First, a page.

A woman doing a lunge in the park

Strength training: why reverse lunges are one of the best variations, and how to do them properly

Posted by for Strength

A fitness trainer gives us a step-by-step guide to reverse lunges, and why they’re so good to do. 

When it comes to lower body training, compound moves are the best way to build muscle. Up there with the classic muscle building exercises, such as squats and deadlifts, are lunges. They’re one of the most versatile moves and can be done statically, walking, rear foot elevated, in a deficit… the list goes on.

Lunges are an absolutely amazing functional exercise, because it directly mimics what you do when walking and running,” explains Emma Obayuvana, Strong Women ambassador. “Adding weight to them will help you build muscle and strength, but they can be done just with bodyweight too.”

One of the best variations of lunging is the reverse lunge – done by stepping one foot backwards instead of treading forwards. While it might sound like a tricky move, it’s actually suitable for almost everyone to do. 

What are the benefits of reverse lunges?

Reverse lunges put less impact on the joints than other variations of lunging and squatting, which means that they’re a bit easier on people who have knee or hip pain (but of course, check with a fitness trainer or doctor before working out if you’re injured). 

That doesn’t mean they’re the easy way out: according to a study presented at International Conference of Biomechanics in Sport, reverse lunges had the biggest effect on glute and quad development. That means more muscle building from just one exercise in both the anterior and posterior muscles in the lower body – which sounds like a great trade off to us. 

Becoming stronger with your reverse lunges will also help you in other sports, according to Emma: “The movement translates into your performance when it comes to running by mimicking the direct body mechanics and muscles during as you drive that reverse leg back up to standing.” 

Strong Women ambassador Emma demonstrates a lunge
Emma Obayuvana shows how to do a reverse lunge

What muscles do reverse lunges work?

Reverse lunges work the anterior and posterior muscles in the legs, including:

  • Glutes
  • Quad
  • Hamstrings
  • Core 

How to do a reverse lunge:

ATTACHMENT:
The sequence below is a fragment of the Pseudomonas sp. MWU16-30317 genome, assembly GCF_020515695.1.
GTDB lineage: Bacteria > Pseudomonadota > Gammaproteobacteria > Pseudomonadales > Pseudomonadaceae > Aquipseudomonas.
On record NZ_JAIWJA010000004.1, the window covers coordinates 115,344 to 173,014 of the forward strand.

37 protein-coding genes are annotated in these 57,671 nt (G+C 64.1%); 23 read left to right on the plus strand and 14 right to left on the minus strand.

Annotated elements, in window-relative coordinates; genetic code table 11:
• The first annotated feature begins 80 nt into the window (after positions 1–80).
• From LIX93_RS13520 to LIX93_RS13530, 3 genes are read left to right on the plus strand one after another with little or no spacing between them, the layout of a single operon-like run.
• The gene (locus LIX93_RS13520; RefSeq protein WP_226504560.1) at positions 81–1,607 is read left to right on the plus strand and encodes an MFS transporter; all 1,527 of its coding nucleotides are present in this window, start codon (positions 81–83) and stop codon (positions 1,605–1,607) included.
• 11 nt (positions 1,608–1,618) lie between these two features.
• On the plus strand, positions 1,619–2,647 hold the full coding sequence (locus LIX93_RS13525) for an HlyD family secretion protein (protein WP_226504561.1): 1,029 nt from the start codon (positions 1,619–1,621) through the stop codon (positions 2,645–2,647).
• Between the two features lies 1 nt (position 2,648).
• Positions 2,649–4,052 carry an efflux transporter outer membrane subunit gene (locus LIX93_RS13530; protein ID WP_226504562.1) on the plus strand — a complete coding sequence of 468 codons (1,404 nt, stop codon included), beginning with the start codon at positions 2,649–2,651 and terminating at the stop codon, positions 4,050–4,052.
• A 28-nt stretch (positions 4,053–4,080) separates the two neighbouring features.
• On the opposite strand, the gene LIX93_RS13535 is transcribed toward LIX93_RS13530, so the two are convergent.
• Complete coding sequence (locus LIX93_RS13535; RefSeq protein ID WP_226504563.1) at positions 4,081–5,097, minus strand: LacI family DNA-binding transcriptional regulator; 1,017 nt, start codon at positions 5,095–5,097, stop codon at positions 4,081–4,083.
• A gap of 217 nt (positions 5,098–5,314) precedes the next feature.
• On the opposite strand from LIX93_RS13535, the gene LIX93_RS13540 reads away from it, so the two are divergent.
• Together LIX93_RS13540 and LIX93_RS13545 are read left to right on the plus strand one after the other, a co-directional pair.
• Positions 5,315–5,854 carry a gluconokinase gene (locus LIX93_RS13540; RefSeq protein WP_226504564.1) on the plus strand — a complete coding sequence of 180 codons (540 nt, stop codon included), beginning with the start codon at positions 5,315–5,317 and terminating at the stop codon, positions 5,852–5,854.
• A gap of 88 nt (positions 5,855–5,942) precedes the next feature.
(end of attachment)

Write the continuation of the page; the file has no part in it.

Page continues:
1. Stand straight, with feet hip width apart. Keep the shoulders back and engage the core as you step one foot back as far behind you as possible. 
  2. Bend at both knees to lower to the ground, taking the back knee as close to the floor as possible and keeping the front leg bent at 90 degrees, so the thigh is parallel to the floor.
  3. Now to stand up. Lift the back leg off the floor by taking the weight into your front foot heel, squeezing your glute and hamstrings. 
  4. Now you’re back to starting position, either complete the set by alternating which leg steps back or do the reps on one leg before moving on to the other.

Key tips for a reverse lunge

You won’t get those amazing glute and quad gains by just moving through the motion, so use mind-to-muscle connection to reap the benefits of the reverse lunge. “When you stand up, the most important thing to think about is which muscle you’re activating,” says Emma. You should really feel your glutes work here.

“However, just because this is a leg exercise it doesn’t mean that you shouldn’t be thinking about your upper body,” says Emma. “It’s crucial to keep your chest up and open.” This will help to reduce sagging through the spine, which can lead to back pain. You should also protect the back by engaging the core – you shouldn’t be arching your back during the movement.

You should also remember to stay strong through the knees so that they don’t collapse inwards: this puts a lot of pressure on your joints but will also compromise your balance.

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Chloe Gray

Chloe Gray is the senior writer for stylist.co.uk's fitness brand Strong Women. When she's not writing or lifting weights, she's most likely found practicing handstands, sipping a gin and tonic or eating peanut butter straight out of the jar (not all at the same time).